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Abstract #4598

Effect of orally administered aspirin on renal function in hypertensive rats

Greg O. Cron1,2,3, Rafael Glikstein1,3, Jean-Fran├žois Thibodeau4, Anthony Carter4, Naomi C. Boisvert5, Chet E. Holterman2, Lihua Zhu2, and Chris Kennedy5,6

1Radiology, University of Ottawa, Ottawa, ON, Canada, 2Ottawa Hospital Research Institute (OHRI), Ottawa, ON, Canada, 3Medical Imaging, The Ottawa Hospital, Ottawa, ON, Canada, 4University of Ottawa, Ottawa, ON, Canada, 5Cellular and Molecular Medicine, University of Ottawa, Ottawa, ON, Canada, 6Medicine, Kidney Research Centre, The Ottawa Hospital, Ottawa, ON, Canada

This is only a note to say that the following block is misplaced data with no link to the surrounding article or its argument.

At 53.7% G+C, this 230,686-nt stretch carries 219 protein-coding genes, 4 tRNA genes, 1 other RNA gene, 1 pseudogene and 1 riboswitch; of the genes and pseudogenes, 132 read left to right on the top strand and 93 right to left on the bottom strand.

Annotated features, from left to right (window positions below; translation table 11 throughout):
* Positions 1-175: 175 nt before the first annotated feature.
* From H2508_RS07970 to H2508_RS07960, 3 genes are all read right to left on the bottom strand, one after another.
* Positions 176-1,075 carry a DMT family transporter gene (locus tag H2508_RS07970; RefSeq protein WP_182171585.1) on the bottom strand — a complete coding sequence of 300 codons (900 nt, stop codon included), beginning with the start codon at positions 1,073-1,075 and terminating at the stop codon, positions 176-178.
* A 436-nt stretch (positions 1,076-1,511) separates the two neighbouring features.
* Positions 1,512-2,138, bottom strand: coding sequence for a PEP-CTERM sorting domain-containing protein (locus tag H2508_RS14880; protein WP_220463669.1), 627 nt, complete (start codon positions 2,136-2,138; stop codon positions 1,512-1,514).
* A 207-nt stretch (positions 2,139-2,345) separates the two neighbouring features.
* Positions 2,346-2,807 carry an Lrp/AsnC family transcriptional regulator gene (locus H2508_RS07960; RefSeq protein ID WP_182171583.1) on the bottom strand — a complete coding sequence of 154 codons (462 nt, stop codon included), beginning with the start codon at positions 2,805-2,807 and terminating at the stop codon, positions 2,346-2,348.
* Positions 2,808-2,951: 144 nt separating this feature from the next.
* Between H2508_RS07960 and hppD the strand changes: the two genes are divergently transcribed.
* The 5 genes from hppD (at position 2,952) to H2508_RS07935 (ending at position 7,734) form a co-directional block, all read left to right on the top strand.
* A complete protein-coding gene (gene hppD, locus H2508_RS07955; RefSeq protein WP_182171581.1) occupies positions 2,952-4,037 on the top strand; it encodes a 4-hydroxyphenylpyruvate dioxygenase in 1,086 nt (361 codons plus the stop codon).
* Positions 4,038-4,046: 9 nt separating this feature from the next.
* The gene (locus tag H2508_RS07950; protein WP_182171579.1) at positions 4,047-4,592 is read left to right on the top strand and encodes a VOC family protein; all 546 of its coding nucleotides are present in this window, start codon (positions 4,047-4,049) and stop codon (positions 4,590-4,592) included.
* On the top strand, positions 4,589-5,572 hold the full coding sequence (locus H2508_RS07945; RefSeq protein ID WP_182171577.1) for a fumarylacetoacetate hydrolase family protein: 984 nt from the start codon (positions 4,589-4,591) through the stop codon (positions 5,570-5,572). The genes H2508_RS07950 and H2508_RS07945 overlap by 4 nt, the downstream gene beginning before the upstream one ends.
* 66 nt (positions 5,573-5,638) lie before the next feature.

Although aspirin and other NSAIDs are commonly perceived as harmless, they may be dangerous for hypertensive patients. We recently showed that in hypertensive mice, genetic suppression of the renal vessel EP4 receptor (which mimics downstream effects of NSAIDs) leads to a massive reduction in renal perfusion. However, direct genetic manipulation of a drug end target is not the same thing as actually administering the drug. Thus, we repeated that study, this time giving aspirin instead of using genetic manipulation. Hypertensive rats that drank aspirin water suffered severe kidney damage and 2/5 died. For hypertensive patients, NSAIDs warrant extreme caution.

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